State action that engenders identification of the government with a religion, or religions in general, constitutes the unconstitutional establishment of religion, for it always will advance at least one religion and, depending on the nature of the governmental activity, it often will inhibit other religions as well. In Grand Rapids School Dist., supra, 473 U.S. at 389, 105 S. Ct. at 3225, 87 L. Ed. 2d at 281, the Supreme Court stated that the effects prong is violated "when the government fosters a close identification of its powers and responsibilities with those of any -- or all -- religious denominations." Such a close identification plainly is fostered by the enforcement of the kosher regulations, for the State adopts religious law as its own. In addition, as earlier noted, the Chief of the Bureau of Kosher Enforcement and the entire Advisory Committee are rabbis, individuals qualified under Judaic law to interpret the laws of kashrut. Because those individuals are being used by and for the State in their religious capacity to interpret and enforce state law, the religious and civil authority possessed by them is virtually indistinguishable.
Even a symbolic union between government and religion would contravene the effects prong of the Establishment Clause. Grand Rapids School Dist., supra, 473 U.S. at 389, 105 S. Ct. at 3225, 87 L. Ed. at 284. Government practices may not "have the effect of communicating a message of government endorsement or disapproval of religion." Lynch v. Donnelly, supra, 465 U.S. at 692, 104 S. Ct. at 1367, 79 L. Ed. at 622 (O'Connor, J., Concurring). In Larkin v. Grendel's Den, supra, the Supreme Court observed that "the mere appearance of a joint exercise of legislative authority by Church and State provides a significant symbolic benefit to religion in the minds of some by reason of the power conferred." Id. at 125-26, 103 S. Ct. at 511, 74 L. Ed. 2d at 306. The Court concluded that state action promoting such an image violates the Establishment Clause, for it has "a 'primary' and 'principal' effect of advancing religion." Ibid. Here, the symbolism is especially graphic and the benefit to religion more than symbolic: the State is calling on religious personnel to enforce and certify religious compliance.
The Dissent intimates that the regulations may have been designed to "accommodate consumers who purchase kosher food for religious reasons," but that they do not actually advance a particular religious view. Post at (slip op. at 15). However, "an accommodation of religion, in order to be permitted under the Establishment Clause, must lift 'an identifiable burden on the exercise of religion." County of Allegheny, supra, 492 U.S. at 613 n.59, 109 S. Ct. at 3111 n.59, 106 L. Ed. 2d at 507 n.59 (quoting Corporation of Presiding Bishop of Church of Jesus Christ of Latter-Day Saints v. Amos, 482 U.S. 327, 348, 107 S. Ct. 2862, 2875, 97 L. Ed. 2d 273, 291 (1987) (O'Connor, J., Concurring). In general, accommodation takes the form of exempting religious groups from laws of general applicability. County of Allegheny, supra, 492 U.S. at 613 n.59, 109 S. Ct. at 3111 n.59, 106 L. Ed. 2d at 507 n.59; see Jones v. Butz, 374 F. Supp. 1284, 1292-93 (S.D.N.Y. 1974), aff'd, 419 U.S. 806, 95 S. Ct. 22, 42 L. Ed. 2d 36 (1974) (holding that the Humane Slaughter Act, 7 U.S.C. §§ 1901 et seq. (1970), permissibly accommodates the free exercise of religion by exempting persons of Jewish faith from generally applicable statutory guidelines that proscribe practices mandated by the laws of kashrut).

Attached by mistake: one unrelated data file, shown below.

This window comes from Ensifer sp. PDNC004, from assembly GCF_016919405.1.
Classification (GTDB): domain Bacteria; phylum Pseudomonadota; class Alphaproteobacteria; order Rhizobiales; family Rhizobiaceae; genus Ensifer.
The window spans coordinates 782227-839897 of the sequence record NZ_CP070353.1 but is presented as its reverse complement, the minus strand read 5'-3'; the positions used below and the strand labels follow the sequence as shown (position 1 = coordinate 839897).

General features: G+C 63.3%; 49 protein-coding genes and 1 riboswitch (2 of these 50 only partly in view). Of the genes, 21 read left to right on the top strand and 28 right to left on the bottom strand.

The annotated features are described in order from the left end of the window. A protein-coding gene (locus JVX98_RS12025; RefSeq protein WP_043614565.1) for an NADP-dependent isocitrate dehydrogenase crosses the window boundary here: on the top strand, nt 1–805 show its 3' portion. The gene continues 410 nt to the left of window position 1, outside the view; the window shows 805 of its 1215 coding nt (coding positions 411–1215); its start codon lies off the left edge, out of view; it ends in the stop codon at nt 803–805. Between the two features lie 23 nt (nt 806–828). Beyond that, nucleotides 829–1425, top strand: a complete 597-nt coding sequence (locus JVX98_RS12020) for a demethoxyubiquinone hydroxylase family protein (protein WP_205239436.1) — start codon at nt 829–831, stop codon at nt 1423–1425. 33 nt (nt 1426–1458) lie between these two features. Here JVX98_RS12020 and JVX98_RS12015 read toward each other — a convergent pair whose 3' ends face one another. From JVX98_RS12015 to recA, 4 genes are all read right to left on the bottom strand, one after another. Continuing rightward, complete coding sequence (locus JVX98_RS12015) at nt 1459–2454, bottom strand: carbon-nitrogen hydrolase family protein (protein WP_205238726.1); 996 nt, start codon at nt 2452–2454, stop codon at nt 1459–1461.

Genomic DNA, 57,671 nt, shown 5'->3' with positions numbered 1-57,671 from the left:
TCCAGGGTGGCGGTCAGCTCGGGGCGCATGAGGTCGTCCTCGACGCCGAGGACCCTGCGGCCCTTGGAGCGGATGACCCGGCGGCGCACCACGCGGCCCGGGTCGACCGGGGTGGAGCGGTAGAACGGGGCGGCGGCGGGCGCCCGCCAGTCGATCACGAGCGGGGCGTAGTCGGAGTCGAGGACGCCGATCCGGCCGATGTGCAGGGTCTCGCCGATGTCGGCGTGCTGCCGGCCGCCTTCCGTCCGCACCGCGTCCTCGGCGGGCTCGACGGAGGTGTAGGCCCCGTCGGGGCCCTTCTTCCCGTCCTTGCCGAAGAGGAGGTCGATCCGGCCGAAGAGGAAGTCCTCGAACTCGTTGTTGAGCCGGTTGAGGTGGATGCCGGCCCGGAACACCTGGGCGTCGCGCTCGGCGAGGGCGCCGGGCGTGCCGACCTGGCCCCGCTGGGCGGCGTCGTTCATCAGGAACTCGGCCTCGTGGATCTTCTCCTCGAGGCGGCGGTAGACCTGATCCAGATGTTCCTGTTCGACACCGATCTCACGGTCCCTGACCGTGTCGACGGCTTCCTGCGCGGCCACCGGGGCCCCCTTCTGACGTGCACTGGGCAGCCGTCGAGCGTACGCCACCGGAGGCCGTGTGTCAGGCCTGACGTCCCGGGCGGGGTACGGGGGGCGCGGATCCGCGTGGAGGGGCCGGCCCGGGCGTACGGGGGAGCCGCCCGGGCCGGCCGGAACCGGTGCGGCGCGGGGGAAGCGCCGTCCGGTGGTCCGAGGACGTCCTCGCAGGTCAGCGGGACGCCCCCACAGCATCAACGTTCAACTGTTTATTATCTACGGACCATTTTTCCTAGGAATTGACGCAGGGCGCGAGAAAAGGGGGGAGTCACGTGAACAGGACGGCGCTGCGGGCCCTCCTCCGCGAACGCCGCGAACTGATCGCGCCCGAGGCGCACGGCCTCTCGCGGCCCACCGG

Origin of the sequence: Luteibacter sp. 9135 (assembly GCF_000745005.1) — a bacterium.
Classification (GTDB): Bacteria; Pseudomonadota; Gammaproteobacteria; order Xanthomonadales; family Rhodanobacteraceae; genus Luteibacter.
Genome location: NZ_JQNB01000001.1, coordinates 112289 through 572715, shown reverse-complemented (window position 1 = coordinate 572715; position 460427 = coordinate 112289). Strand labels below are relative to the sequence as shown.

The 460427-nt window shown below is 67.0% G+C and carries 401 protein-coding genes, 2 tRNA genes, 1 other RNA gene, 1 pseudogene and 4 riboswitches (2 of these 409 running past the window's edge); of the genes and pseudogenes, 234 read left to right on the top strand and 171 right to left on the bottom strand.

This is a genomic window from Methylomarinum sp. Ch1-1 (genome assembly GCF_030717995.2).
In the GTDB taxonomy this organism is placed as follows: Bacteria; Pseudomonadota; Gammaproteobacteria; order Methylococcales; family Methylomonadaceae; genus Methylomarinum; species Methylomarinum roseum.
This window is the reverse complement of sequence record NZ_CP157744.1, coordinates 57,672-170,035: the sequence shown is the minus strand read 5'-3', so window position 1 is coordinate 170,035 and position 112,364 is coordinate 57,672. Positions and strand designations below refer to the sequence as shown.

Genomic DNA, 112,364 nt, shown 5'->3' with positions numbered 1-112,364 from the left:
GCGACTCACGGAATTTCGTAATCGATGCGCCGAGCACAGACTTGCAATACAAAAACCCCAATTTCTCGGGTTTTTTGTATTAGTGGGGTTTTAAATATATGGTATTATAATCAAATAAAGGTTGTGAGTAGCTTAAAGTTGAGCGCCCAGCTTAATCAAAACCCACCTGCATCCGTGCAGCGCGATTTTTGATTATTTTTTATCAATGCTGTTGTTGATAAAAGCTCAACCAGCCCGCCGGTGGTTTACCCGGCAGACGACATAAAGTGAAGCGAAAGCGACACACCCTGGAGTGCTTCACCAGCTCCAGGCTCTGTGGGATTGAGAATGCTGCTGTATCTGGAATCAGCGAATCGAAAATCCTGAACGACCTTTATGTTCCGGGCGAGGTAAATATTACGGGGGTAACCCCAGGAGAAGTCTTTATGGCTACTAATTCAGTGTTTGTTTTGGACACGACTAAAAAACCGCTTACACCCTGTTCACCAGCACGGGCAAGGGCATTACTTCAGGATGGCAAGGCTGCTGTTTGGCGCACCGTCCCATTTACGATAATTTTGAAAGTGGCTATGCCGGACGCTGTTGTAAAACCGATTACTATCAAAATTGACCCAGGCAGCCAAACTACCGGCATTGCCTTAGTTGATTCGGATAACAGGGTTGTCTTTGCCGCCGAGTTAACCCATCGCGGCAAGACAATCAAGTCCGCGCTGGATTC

The regulations at issue in this case do not constitute permissible accommodation of Orthodox Judaism. The Attorney General has not pointed to any state-imposed burdens under which Orthodox Jews currently suffer. If the regulations did not exist, observance of the laws of kashrut would go on, free of state intervention, as it has for thousands of years. The regulations merely serve to advance the form of Orthodox Judaism that the State enforces. "The principal that government may accommodate the free exercise of religion does not supersede the fundamental limitations imposed by the Establishment Clause." Lee, supra, U.S. at , 112 S. Ct. at 2655.120 L. Ed. 2d at 480 (1992 WL 138525 at 6).
Finally, to survive an Establishment Clause challenge under the purpose prong of Lemon, the regulations also must have a valid secular purpose. State action is invalid under that prong only when there is "no question that the statute or activity was motivated wholly by religious considerations." Lynch v. Donnelly, supra, 465 U.S.at 680, 104 S. Ct. at 1362, 79 L. Ed. 2d at 614.
The State argues that the "secular legislative purpose" of the regulations is to protect consumers against misrepresentation in the sale of food. The focus of the regulations is on the purchase and sale of kosher food, which "is nothing more than a commercial transaction between the merchant and the consumer" carrying no religious significance. The majority of the Appellate Division concurred in the State's position, concluding that the regulations had a valid secular purpose, viz, "the protection against intentional and negligent misrepresentation in the sale of Kosher food." 243 N.J. Super. at 251.